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Why a Former Top Indigenous Leader Is Starting Weed Grow-ops on Canadian Reserves

Cara McKenna

Ex-Assembly of First Nations national chief Phil Fontaine wants to help remote communities cash in on a growing green-ish industry.

Remote First Nations that might feel pressured to sign onto resource extraction projects for income and employment can now look to a greener solution: growing weed.

A new Indigenous-focused medical pot business is working to franchise grow-ops on reserve land, and it has been flooded with interest from dozens of communities across Canada since it launched late last year.

"Indigenous Roots" was formed by ex-AFN national chief Phil Fontaine in partnership with the licensed weed grower Cronos Group.

Unsurprisingly, it's getting its start in British Columbia, with a training ground and flagship facility outside Kelowna that's slated to open in the next few months. The company will also market its product to Indigenous clients.

VICE caught up with Fontaine and Cronos CEO Mike Gorenstein to learn more about Indigenizing the marijuana industry.

VICE: Phil and Mike, you announced this partnership late last year. Can you tell me about how things have progressed since then?
Phil Fontaine: There's been significant interest in the Indigenous community; in fact since the launch in early December we've been invited to meet with over 70 communities and business interests. Our focus has been on wealth creation, business development, capacity building, training, jobs—and when I say jobs I'm talking about real, significant positions in the business.

You've been travelling across Canada over the last few months to meet with interested communities. What are some of the places you've visited?
Phil: From one end of the country to the other, our first [meeting] was in the Maritimes, we've been to the West Coast, we've been to Alberta, Manitoba, Quebec. So we've covered just about every part of the country. We still have some places that we need to visit.

The idea of growing medical marijuana on reserve land isn't necessarily new, given the rural land space, environmental values, etc. But of course it's a bit controversial to some, too. Can you talk a bit about why you and feel like Indigenizing the marijuana business made sense?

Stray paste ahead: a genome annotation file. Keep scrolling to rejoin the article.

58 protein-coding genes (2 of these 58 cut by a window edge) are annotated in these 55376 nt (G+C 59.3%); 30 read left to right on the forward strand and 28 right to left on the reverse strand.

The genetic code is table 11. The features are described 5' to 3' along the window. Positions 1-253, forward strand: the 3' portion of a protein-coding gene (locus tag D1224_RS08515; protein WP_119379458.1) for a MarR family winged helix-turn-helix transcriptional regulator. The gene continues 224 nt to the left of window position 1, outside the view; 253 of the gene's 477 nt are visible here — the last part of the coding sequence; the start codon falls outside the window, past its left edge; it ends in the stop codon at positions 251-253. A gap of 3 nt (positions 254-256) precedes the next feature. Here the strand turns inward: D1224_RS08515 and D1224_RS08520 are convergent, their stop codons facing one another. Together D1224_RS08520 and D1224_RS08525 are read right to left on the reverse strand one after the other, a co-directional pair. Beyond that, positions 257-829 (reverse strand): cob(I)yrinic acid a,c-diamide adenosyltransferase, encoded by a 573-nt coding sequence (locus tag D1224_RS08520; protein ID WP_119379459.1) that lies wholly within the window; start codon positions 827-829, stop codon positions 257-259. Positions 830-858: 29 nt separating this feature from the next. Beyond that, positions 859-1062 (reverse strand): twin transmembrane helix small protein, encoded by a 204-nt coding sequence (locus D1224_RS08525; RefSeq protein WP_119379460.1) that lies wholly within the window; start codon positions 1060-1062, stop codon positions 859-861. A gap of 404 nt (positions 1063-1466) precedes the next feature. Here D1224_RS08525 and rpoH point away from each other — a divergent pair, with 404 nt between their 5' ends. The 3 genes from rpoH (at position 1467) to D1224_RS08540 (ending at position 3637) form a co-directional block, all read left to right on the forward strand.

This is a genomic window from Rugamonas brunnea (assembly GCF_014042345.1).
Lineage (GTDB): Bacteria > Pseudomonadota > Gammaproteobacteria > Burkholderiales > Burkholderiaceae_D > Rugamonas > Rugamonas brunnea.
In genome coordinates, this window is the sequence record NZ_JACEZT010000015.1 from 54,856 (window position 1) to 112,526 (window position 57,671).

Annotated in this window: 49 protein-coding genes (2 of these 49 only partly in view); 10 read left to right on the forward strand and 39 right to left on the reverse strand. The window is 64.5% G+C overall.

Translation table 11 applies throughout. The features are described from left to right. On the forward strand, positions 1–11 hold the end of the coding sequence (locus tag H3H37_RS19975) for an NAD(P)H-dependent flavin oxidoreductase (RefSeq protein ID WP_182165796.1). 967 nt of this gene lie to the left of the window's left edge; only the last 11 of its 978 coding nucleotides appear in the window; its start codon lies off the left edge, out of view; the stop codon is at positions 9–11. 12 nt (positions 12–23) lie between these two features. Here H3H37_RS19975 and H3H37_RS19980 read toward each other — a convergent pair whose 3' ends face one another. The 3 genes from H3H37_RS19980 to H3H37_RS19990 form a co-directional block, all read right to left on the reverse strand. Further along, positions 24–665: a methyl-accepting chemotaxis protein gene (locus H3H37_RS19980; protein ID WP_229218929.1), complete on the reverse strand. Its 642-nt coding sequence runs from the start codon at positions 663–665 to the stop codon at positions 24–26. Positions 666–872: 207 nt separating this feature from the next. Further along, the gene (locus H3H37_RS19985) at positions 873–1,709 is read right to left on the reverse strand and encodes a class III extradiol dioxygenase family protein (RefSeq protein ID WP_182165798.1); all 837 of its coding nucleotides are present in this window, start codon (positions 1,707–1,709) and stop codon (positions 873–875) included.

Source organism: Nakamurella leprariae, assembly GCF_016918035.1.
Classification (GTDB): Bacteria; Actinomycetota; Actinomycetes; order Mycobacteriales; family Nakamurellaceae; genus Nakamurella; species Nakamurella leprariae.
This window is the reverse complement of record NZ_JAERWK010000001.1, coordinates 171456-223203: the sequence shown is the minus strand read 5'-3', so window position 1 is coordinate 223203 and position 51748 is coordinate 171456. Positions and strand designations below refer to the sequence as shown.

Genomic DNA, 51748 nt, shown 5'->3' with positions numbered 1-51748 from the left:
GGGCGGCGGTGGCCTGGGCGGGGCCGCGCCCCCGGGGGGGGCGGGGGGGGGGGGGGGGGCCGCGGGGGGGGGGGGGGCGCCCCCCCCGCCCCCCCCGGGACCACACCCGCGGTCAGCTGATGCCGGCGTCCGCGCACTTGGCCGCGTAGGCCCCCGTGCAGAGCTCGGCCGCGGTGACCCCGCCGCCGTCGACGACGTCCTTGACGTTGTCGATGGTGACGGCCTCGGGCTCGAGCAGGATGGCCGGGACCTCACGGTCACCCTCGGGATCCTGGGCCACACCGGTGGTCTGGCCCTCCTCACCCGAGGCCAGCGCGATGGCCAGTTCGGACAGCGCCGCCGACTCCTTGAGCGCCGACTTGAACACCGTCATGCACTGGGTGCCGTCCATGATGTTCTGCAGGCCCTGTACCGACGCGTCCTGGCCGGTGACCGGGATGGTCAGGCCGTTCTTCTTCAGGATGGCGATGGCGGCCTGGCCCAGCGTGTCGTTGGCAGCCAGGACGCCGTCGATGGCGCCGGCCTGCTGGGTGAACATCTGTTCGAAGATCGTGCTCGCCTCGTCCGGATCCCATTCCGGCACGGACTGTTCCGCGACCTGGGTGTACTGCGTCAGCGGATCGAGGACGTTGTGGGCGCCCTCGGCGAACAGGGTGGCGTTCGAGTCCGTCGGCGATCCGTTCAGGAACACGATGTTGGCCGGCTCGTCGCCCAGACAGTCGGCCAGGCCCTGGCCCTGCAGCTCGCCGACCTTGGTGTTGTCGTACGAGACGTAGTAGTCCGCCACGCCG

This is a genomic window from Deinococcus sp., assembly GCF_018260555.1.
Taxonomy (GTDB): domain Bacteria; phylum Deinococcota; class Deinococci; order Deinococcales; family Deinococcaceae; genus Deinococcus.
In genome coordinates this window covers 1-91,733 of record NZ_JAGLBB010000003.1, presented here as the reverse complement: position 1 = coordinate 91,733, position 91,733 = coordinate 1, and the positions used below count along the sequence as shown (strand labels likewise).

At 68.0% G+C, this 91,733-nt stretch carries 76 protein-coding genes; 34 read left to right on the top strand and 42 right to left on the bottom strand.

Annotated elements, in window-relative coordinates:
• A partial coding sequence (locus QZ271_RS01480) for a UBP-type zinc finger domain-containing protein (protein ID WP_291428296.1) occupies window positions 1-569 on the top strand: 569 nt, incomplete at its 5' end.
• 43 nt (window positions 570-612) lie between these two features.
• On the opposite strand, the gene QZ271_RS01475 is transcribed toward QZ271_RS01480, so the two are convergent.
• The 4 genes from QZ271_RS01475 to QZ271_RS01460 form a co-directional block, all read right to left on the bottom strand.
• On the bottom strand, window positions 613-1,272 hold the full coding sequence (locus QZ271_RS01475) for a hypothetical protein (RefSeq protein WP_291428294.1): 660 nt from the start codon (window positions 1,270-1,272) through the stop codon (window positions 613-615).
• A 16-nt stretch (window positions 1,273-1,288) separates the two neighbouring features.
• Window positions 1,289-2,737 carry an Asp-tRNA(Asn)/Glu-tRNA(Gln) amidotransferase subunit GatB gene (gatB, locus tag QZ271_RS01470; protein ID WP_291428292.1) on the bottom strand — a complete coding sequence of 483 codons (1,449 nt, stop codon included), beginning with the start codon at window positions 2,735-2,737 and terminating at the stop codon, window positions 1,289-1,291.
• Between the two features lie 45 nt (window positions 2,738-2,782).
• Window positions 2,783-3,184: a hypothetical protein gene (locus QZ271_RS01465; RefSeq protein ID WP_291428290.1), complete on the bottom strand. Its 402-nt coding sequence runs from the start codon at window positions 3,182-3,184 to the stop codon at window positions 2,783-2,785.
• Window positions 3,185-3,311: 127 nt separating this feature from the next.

Phil: You're correct when you point that out. This is seen in spiritual terms because it's a natural product and it's held in high value within a number of our communities and cultural groups. Beyond the point I just made, this is an emerging market and this would be the first time in recent history where the Indigenous community generally has an opportunity to get in right from the very beginning of a business that's emerging and will continue to grow in significant terms. We thought it was a good fit, given my own long experience in the First Nations community.

Mike Gorenstein: I know there's been a lot of discussion about launching a brand, or distribution, that's targeting Indigenous people. From our perspective in order to have a real, genuine company we wanted a true partnership. That's actually having equity ownership and Indigenous leaders having control. And that's really what led up to Indigenous Roots and this partnership being so important. To make sure it wasn't just the idea of marketing but actually having a responsible, legal and quality way of producing and distributing cannabis.

In terms of economic development, it's a concern for a lot of communities, how to go about that without jeopardizing the environment. Do you think this model of growing weed on reserve land is something that will catch on more in the coming months and years?
Phil: From my perspective, I haven't witnessed such enthusiasm, such excitement about any economic possibility than what I've seen in this business. I find this very encouraging and it has such exciting and enormous possibilities for our community.